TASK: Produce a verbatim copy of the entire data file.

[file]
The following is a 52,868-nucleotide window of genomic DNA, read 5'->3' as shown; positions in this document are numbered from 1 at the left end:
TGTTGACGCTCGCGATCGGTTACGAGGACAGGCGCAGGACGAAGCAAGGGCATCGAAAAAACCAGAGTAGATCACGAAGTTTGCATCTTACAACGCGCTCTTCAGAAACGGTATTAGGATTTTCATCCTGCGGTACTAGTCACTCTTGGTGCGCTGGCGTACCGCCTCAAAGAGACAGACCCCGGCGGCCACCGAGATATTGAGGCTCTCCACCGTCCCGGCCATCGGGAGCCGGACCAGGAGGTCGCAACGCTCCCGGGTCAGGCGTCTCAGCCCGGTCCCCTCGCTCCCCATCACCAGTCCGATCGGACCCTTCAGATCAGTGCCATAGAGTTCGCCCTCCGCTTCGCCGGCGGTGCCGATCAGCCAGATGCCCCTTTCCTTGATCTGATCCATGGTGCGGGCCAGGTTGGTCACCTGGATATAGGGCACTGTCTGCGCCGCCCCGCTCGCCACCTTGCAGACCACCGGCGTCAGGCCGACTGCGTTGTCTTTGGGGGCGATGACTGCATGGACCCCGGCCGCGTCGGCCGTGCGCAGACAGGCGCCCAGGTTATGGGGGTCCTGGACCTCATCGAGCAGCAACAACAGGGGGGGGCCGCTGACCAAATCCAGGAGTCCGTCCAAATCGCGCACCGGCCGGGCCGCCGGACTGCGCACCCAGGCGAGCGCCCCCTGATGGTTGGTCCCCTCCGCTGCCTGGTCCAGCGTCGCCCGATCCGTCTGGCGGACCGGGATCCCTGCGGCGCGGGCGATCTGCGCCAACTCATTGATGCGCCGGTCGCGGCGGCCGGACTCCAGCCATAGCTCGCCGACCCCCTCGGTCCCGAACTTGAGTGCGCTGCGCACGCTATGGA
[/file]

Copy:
The following is a 52,868-nucleotide window of genomic DNA, read 5'->3' as shown; positions in this document are numbered from 1 at the left end:
TGTTGACGCTCGCGATCGGTTACGAGGACAGGCGCAGGACGAAGCAAGGGCATCGAAAAAACCAGAGTAGATCACGAAGTTTGCATCTTACAACGCGCTCTTCAGAAACGGTATTAGGATTTTCATCCTGCGGTACTAGTCACTCTTGGTGCGCTGGCGTACCGCCTCAAAGAGACAGACCCCGGCGGCCACCGAGATATTGAGGCTCTCCACCGTCCCGGCCATCGGGAGCCGGACCAGGAGGTCGCAACGCTCCCGGGTCAGGCGTCTCAGCCCGGTCCCCTCGCTCCCCATCACCAGTCCGATCGGACCCTTCAGATCAGTGCCATAGAGTTCGCCCTCCGCTTCGCCGGCGGTGCCGATCAGCCAGATGCCCCTTTCCTTGATCTGATCCATGGTGCGGGCCAGGTTGGTCACCTGGATATAGGGCACTGTCTGCGCCGCCCCGCTCGCCACCTTGCAGACCACCGGCGTCAGGCCGACTGCGTTGTCTTTGGGGGCGATGACTGCATGGACCCCGGCCGCGTCGGCCGTGCGCAGACAGGCGCCCAGGTTATGGGGGTCCTGGACCTCATCGAGCAGCAACAACAGGGGGGGGCCGCTGACCAAATCCAGGAGTCCGTCCAAATCGCGCACCGGCCGGGCCGCCGGACTGCGCACCCAGGCGAGCGCCCCCTGATGGTTGGTCCCCTCCGCTGCCTGGTCCAGCGTCGCCCGATCCGTCTGGCGGACCGGGATCCCTGCGGCGCGGGCGATCTGCGCCAACTCATTGATGCGCCGGTCGCGGCGGCCGGACTCCAGCCATAGCTCGCCGACCCCCTCGGTCCCGAACTTGAGTGCGCTGCGCACGCTATGGA